SportClips and Context

I have had trouble finding a place where I can get a good hair cut. Until now…

I got my most recent haircut at SportClips and I will be going back.

There were several things that the church could learn SportClips:

Know your target audience

  • For SportClips this is men who need to get a haircut. They know who they want as customers and are able to design the entire experience around that audience.
  • For the church this might mean doing everything that you around a particular audience – most likely those who are living in the area of your church.
  • At Resurrection the target audience is built around our purpose statement – building a Christian community where non religious and nominally religious people are becoming deeply committed Christians.

Make it comfortable for them

  • For a haircut at SportClips you do not need an appointment, there is a widescreen TV in the waiting area with ESPN on. At each cutting station there is a small TV that also is showing ESPN. This comes from knowing the target audience and creating an experience that will be comfortable and enjoyable.
  • While I believe that the church should not be all about creating a comfortable experience for people, I do believe that someone who walks into the church for the first time should feel comfortable and welcomed. It should look and feel similar to the other public spaces in the neighborhood.
  • At Resurrection we try to make the experience for a first time non Christian guest as smooth as possible – greeters at the door, ushers to help find a seat, and no expectations about knowing exactly what to do in the worship service.

They will come back.

  • This was my experience at SportClips. I have tried other places where I got my haircut, but it was not an environment in which I was completely comfortable nor did I feel like it was really a place for me.
  • At church, guests should have a sense that this is a place to which they would be comfortable coming back and a feeling that there is something greater that is going on with this community and the people that are there.
  • My hope is that this happens in the worship services at Resurrection – relevant, passionate and life changing is the tag line that we have on the mugs that are given to first time guests.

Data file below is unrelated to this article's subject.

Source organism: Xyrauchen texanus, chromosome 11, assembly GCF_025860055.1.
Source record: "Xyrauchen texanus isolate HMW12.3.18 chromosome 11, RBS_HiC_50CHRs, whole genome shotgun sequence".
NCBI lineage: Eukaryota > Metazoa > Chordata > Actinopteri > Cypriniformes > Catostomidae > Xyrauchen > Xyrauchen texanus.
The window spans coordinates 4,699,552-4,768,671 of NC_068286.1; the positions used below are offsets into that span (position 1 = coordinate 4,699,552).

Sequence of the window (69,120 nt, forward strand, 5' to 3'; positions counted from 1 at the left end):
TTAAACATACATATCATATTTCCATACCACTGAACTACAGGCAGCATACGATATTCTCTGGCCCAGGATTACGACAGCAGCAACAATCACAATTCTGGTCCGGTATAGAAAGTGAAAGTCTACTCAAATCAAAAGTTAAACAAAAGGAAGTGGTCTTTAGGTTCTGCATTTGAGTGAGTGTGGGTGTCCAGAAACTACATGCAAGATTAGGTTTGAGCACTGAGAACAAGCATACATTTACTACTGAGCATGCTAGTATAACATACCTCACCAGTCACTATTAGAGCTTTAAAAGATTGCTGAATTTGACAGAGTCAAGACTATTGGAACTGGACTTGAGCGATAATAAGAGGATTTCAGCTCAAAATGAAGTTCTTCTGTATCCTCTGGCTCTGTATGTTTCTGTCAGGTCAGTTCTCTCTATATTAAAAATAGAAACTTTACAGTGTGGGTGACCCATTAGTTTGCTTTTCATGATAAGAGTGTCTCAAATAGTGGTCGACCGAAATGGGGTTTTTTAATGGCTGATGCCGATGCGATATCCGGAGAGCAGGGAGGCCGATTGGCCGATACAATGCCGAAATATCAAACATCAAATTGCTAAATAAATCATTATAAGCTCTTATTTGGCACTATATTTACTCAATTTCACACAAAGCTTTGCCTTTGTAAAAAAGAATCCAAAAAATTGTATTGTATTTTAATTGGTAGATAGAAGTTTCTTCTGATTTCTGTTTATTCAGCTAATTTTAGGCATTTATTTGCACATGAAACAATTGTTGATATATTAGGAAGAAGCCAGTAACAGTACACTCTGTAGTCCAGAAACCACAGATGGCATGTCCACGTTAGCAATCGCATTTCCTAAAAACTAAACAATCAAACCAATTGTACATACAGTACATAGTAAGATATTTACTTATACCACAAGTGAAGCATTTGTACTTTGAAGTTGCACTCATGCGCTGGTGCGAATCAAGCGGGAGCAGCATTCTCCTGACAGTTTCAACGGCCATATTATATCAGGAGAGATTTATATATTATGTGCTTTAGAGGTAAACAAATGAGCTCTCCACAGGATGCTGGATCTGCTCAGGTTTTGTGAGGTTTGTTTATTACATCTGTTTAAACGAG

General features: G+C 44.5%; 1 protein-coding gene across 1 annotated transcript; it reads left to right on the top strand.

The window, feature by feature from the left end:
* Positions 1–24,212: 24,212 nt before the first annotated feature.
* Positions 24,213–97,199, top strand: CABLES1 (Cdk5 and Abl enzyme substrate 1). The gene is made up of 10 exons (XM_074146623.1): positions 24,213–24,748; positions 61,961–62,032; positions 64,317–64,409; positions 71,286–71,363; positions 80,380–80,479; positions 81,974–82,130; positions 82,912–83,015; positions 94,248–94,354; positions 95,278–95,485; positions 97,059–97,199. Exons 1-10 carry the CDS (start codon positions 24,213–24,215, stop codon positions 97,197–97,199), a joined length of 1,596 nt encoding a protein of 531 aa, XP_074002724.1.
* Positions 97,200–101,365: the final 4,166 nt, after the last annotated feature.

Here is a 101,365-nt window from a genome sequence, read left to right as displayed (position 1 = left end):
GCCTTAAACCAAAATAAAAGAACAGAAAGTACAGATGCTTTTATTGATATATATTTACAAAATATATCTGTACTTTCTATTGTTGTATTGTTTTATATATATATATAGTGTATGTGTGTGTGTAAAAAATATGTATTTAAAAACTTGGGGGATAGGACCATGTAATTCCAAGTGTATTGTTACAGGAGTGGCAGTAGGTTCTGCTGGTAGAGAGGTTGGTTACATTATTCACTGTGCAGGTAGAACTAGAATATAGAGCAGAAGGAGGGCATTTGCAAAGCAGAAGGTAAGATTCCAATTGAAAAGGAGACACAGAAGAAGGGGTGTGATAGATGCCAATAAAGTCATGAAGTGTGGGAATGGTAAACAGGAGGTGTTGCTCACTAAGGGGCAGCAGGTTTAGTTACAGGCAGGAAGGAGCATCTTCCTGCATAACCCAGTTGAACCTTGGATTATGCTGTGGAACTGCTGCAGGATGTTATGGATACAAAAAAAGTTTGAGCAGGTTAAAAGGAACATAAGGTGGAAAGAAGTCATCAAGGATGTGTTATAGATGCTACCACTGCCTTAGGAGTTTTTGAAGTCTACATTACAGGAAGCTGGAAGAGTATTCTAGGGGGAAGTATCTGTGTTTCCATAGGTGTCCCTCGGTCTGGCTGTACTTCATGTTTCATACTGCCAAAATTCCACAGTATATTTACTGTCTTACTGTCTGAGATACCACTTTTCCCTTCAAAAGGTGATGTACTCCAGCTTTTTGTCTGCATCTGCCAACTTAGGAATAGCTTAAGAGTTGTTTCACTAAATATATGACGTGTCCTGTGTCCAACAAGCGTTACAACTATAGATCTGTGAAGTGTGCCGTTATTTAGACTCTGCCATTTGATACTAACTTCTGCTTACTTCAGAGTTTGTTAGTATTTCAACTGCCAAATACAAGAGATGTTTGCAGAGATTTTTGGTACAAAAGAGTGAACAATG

11 thoughts on “SportClips and Context

  1. Um, I was expecting a picture of the blog-worthy haircut.

    And do they cut women’s hair? Cause I really like ESPN too.

  2. Amy – Well, it has been a few weeks since I received the cut and I am planning to head in again in the next couple weeks. I’ll see about posting a picture next time. šŸ™‚ I imagine that they would cut women’s hair too. I am not sure…

    And actually, the haircut was good, but it was also the entire experience that made me want to go back.

  3. A SportClips recently opened up near us, and I’ve gone there 3 times so far. I agree, Andrew, that place is great, even for me who isn’t an avid ESPN watcher (only during football season for me). But moreover, they’ve cut my hair perfectly each time!

    Which might add to your church analogy… we can have all the flashy, cool looking, pop-culture appealing stuff, but when it comes down to it, if we can’t deliver what matters (the gospel), then what’s the point? On the other hand, if we do all that, AND deliver well, they’ll be sure to come back. I think this is seen in some of the best young churches like Newspring or Granger perhaps.

    And yes, they do cut women’s hair (at least at my location) but they say they don’t do styling. Again, they know their target and don’t apologize if you’re not it.

  4. Jason – Cool!

    Dan – That is true, If I would not have received a good cut, then I would not be back. Good analogy with the church and the gospel. However, when you are going to get your haircut you know what you are going to receive and what some of the implications might be – a new look, perhaps a different way to style one’s hair. Do you think that first time guests to a congregation know of what they are coming to be a part (a community living in a way that is primarily guided by the gospel) Well, I suppose that question would apply to first time guests and long time members…

  5. I just finished listening to podcast from Mars Hill Bible Church.
    My Father is a Wandering Aramean – Part II – The Joybox.

    Mars Hill church meets in an old, abandoned shopping mall with little renovations and the congregation sitting on gray folding chairs. They have no debt (but I believe the mall was originally donated to this church). No plans on building or renovating their current space; instead of fancy buildings (comfortable surroundings) offerings are being used for their missions.

    I found Adam’s sermons on (simplicity) very uncomfortable sitting in a multimillion dollar financed facility. I find it a shame that in Southern Johnson County we had to provide a church that “feels similar to the other public spaces in the neighborhood” to get nominal or non-religious people comfortable enough to come and experience worshiping God … would they have possible come any way?